That was the year that I first commandeered Thanksgiving. I asked my mother if I could help cook, and she was surprised – I was a little indignant that she was so surprised, because I don't like to be thought inept at anything – and she was thrilled to hand over the reins, to everything except the turkey, at least. Thursday morning, she and my stepfather left for the local Turkey Trot; I woke early, too, and padded from my futon into the kitchen, still in my pajamas, which, if it was an average visit to my mom's, were actually her pajamas because my own were piled with the rest of the laundry I'd brought to wash.

My mother's house is clean and quiet, two things that my city apartments have rarely ever been. Warm wood panels, open space, walls of windows looking out into trees. Smooth, moss-great granite counters line the kitchen. Six burners. Two ovens. I filled it all.

I chose the recipes with giddy abandon, freed from the constraints of my tiny city kitchen and my tiny arts-employee budget. My mother still talks about the ten-dollar vanilla beans, but she doesn't deny that the whipped vanilla sweet potatoes were worth it. She made the turkey – I pled squeamishness but really would have dropped dead if I'd added a ten-pound bird to my list – and I made the rest. The sweet potatoes, which sat in hot water for six hours to draw sugar from the starch; garlicky mashed cauliflower; bourbon cranberry sauce; Brussels sprouts with apples and pine nuts.

The Brussels sprouts were a secret I'd learned that first autumn of my forays into vegetables. The secret is that Brussels sprouts are delicious. I'd only ever known them by reputation and smell, the rottenness in the air when my mother had boiled a small batch to accompany dinner, taking for granted she would be the only one eating them. But it turns out, and you would never know it from the smell, that a roasted Brussels sprout, golden brown and pan-fried, a tiny cabbage furled like a little green brain, is one of the most delicious things in the world. I would cook them for my boyfriend on one of our early dates; he said they were like vegetarian bacon. They were something else to me, though, their worth not diminished by comparison to other food, to meat. They were delicious on their own. The best vegetable.

That first Thanksgiving I cut them into shreds – easier to perfect than finicky, prettier halves – and cooked them in a pan in hot oil and salt. I added apples cooked barely to softness with garlic, in a salty mix of maple syrup and soy sauce and, at the very end, pine nuts I'd toasted in a dry pan just before. The trick is to cook this at the very last second, or else it gets that soggy rottenness, and to bring it to the table immediately.

A couple of Thanksgivings later I made a pie for our dinner, and a second one that – I told no one this – was for my boyfriend. We'd been dating about a month, then, a thing too new to tell my family. I said the second pie was for a friend who wasn't making it home for the holiday, and once you were making a pie, a second was easy enough. So a secret, not a lie. (And indeed, he was in his grimy Sunset Park apartment with a Costco ham and one roommate, celebrating a sad little bachelor Thanksgiving, boys who lived too far from home to fly back for one night.) I brought him to my mother's house in the woods the next year.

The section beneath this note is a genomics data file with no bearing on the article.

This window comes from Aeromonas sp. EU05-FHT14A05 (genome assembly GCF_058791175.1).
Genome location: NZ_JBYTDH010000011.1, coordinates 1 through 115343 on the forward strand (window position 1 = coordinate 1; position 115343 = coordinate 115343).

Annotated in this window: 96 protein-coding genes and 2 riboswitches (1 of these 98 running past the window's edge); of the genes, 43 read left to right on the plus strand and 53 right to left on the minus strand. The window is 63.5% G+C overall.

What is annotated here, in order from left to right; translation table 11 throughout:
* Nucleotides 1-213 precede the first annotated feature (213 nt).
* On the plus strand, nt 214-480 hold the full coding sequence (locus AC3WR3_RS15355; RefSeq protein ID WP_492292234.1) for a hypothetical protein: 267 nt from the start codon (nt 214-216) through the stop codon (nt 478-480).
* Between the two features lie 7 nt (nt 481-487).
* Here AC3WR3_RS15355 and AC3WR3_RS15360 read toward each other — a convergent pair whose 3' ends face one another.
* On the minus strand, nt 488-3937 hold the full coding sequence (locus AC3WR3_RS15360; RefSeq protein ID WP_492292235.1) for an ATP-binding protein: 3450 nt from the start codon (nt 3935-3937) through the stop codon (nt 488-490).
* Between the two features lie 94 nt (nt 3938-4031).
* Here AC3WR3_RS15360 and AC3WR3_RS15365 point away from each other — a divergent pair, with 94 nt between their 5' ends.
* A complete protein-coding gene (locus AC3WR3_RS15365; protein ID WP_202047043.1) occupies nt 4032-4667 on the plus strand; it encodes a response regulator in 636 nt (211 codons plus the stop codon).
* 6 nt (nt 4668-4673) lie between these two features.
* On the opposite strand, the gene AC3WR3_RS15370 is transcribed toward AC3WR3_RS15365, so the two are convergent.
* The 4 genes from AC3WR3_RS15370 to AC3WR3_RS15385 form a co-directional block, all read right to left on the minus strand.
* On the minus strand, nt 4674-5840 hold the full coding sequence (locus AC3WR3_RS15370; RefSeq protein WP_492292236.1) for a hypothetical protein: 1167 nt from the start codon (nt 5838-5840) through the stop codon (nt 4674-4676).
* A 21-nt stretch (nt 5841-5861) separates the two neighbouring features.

I do this every year now. My mother still takes care of the turkey and stuffing but the sides, the vegetables, are mine. (She won't let me roast the cauliflower in bacon fat, though. I don't know if for an echo of kashrut or cholesterol fears.) I eat leftovers for a week, yams and cranberries and the green bean casserole I learned to cook for my boyfriend's Midwestern holiday palate, without milk for my dairy-intolerant family.


You can cook for hours and the meal is still gone in minutes, so there has to be a reason for it other than to eat. To do something competently. To apply intuition and guesswork and have the result come out mostly right. To make something delicious, something you've never tasted before, because of a recipe you found or, even better, your sense of what will work. I'd been living – and cooking – on my own for a few years when my boyfriend and I spent our first New Year's Eve together holed up, cozy and uninvited to parties, in his apartment. I planned to come over and cook dinner, but I arrived to an empty-fridge welcome, and the supermarkets had all closed early. He was despondent, hopeless in our chances to find anything to eat, but I led us out confidently on a bodega expedition. I lived in a bodega neighborhood, too. We returned with canned chickpeas, queso blanco, avocados, a red onion, cilantro, and little white tortillas. I browsed the scant spices and took a guess. Salt, cumin, paprika. The onions were sweet and blackened, and the chickpeas cooked up creamy and soft. It worked.

I came to love the improvisation, the little communion between me and my food. Like a dance, it happens somewhere between conscious thought and physical impulse. Just a sense that this would be good with garlic, that needs cinnamon, this wants another dash of cayenne. Muscle memory in your hands and your sense of smell. Breaking down a cauliflower: the pleasure of a dance once its steps are in your bones. And the body-listening of a dance with a new partner. I met so many exotic accomplices. Dark, leathery string beans as long as my forearm, the little teardrop leaves of purslane, delicata squash. The discoveries: that green bell peppers actually have a flavor; that there are kinds of grapes beyond green and red, varietals named after the planets, so good they will stop you in your tracks when you reach for a greenmarket sample and pop one in your mouth.